|"MARRY. REPRODUCE. CONFORM. CONSUME. OBEY. MONEY IS YOUR GOD..."|
Put on your sunglasses and see the Truth.
For all these reasons, and more, I am once again proudly casting my ballot in 2012 for the first Tiki President, BARACK HUSSEIN OBAMA. Whether he wins or loses, we will both continue fighting for the same general principals of cultural fairness and basic human decency. The historic legislative achievements of his first term, despite unprecedented and unwarranted opposition from an increasingly insane ideological party, will enduringly resonate in our society, for decades to come, unless the right wing hypocrites make good on their promises and undo all of his progress, just to score political points with their bloodthirsty base. I'm talking about the passage of healthcare reform, flawed due to compromise, but a significant building block that will still directly save millions of lives. I'm talking about the early passage of the Lilly Ledbetter Fair Pay Act. I'm talking about the overturning of Don't Ask, Don't Tell and the president's vocal advocacy for marriage equality. I'm talking about almost single-handedly saving the entire American auto industry and slowly but steadily steering the economy away from the fatal brink of another (and quite possibly even greater) Depression. I'm talking about taking out Bin Laden, which, had it happened during Bush's watch, would be the other side's single biggest argument in favor of re-election. But it didn't.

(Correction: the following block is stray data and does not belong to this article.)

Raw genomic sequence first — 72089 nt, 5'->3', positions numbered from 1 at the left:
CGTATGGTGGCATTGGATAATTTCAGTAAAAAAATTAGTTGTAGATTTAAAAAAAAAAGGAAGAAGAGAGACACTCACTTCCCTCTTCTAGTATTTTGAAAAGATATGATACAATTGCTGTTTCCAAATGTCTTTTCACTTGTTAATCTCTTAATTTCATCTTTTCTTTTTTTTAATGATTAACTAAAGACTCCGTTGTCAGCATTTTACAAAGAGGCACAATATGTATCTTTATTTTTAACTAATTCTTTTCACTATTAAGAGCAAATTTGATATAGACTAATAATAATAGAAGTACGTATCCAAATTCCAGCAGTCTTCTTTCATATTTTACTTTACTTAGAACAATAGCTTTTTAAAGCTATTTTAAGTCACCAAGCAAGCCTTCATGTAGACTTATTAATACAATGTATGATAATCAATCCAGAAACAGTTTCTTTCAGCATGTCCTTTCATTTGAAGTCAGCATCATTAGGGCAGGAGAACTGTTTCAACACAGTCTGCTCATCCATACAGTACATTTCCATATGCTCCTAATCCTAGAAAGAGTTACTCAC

Obama often stood up for progressive values and risked his presidency in the process. It may turn out his many bold moves to aid the fringe dwellers of our fractured society may indeed cost him a second term, since he may have inadvertently alienated many of the myopic masses in the muddled middle, too impatient, imbecilic or impervious to appreciate true change for the sake of the greater good. Hopefully, Obama's legacy will outlive all this mindless hatred and entrenched opposition to lasting social progress.